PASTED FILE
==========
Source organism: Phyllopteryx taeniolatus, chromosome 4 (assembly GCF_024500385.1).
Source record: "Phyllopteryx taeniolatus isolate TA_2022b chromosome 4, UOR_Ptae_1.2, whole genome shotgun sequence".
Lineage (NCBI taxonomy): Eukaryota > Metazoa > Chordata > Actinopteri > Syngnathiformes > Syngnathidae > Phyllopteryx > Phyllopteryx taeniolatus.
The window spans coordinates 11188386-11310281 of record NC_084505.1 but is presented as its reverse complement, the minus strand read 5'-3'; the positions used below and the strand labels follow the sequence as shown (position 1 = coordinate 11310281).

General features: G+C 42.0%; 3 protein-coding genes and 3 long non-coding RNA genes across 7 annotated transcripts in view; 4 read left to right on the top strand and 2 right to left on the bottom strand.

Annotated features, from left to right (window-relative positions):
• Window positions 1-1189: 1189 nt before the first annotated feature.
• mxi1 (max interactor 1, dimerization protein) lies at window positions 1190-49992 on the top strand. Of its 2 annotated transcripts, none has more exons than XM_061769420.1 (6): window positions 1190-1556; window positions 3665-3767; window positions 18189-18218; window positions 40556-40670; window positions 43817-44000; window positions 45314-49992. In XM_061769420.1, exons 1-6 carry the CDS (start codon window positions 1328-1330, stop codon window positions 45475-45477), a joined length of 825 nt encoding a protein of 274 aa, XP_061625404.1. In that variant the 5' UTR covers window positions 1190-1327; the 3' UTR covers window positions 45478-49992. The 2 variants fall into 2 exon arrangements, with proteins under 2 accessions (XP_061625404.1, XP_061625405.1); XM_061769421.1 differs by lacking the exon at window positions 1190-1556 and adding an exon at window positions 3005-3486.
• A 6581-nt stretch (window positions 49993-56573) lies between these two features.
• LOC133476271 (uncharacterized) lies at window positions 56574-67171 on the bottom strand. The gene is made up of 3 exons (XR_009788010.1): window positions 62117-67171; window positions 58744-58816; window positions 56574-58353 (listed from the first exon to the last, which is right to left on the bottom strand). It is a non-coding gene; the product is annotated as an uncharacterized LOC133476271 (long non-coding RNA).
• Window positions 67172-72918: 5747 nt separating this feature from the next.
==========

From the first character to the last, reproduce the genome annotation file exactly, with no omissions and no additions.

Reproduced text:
Source organism: Phyllopteryx taeniolatus, chromosome 4 (assembly GCF_024500385.1).
Source record: "Phyllopteryx taeniolatus isolate TA_2022b chromosome 4, UOR_Ptae_1.2, whole genome shotgun sequence".
Lineage (NCBI taxonomy): Eukaryota > Metazoa > Chordata > Actinopteri > Syngnathiformes > Syngnathidae > Phyllopteryx > Phyllopteryx taeniolatus.
The window spans coordinates 11188386-11310281 of record NC_084505.1 but is presented as its reverse complement, the minus strand read 5'-3'; the positions used below and the strand labels follow the sequence as shown (position 1 = coordinate 11310281).

General features: G+C 42.0%; 3 protein-coding genes and 3 long non-coding RNA genes across 7 annotated transcripts in view; 4 read left to right on the top strand and 2 right to left on the bottom strand.

Annotated features, from left to right (window-relative positions):
• Window positions 1-1189: 1189 nt before the first annotated feature.
• mxi1 (max interactor 1, dimerization protein) lies at window positions 1190-49992 on the top strand. Of its 2 annotated transcripts, none has more exons than XM_061769420.1 (6): window positions 1190-1556; window positions 3665-3767; window positions 18189-18218; window positions 40556-40670; window positions 43817-44000; window positions 45314-49992. In XM_061769420.1, exons 1-6 carry the CDS (start codon window positions 1328-1330, stop codon window positions 45475-45477), a joined length of 825 nt encoding a protein of 274 aa, XP_061625404.1. In that variant the 5' UTR covers window positions 1190-1327; the 3' UTR covers window positions 45478-49992. The 2 variants fall into 2 exon arrangements, with proteins under 2 accessions (XP_061625404.1, XP_061625405.1); XM_061769421.1 differs by lacking the exon at window positions 1190-1556 and adding an exon at window positions 3005-3486.
• A 6581-nt stretch (window positions 49993-56573) lies between these two features.
• LOC133476271 (uncharacterized) lies at window positions 56574-67171 on the bottom strand. The gene is made up of 3 exons (XR_009788010.1): window positions 62117-67171; window positions 58744-58816; window positions 56574-58353 (listed from the first exon to the last, which is right to left on the bottom strand). It is a non-coding gene; the product is annotated as an uncharacterized LOC133476271 (long non-coding RNA).
• Window positions 67172-72918: 5747 nt separating this feature from the next.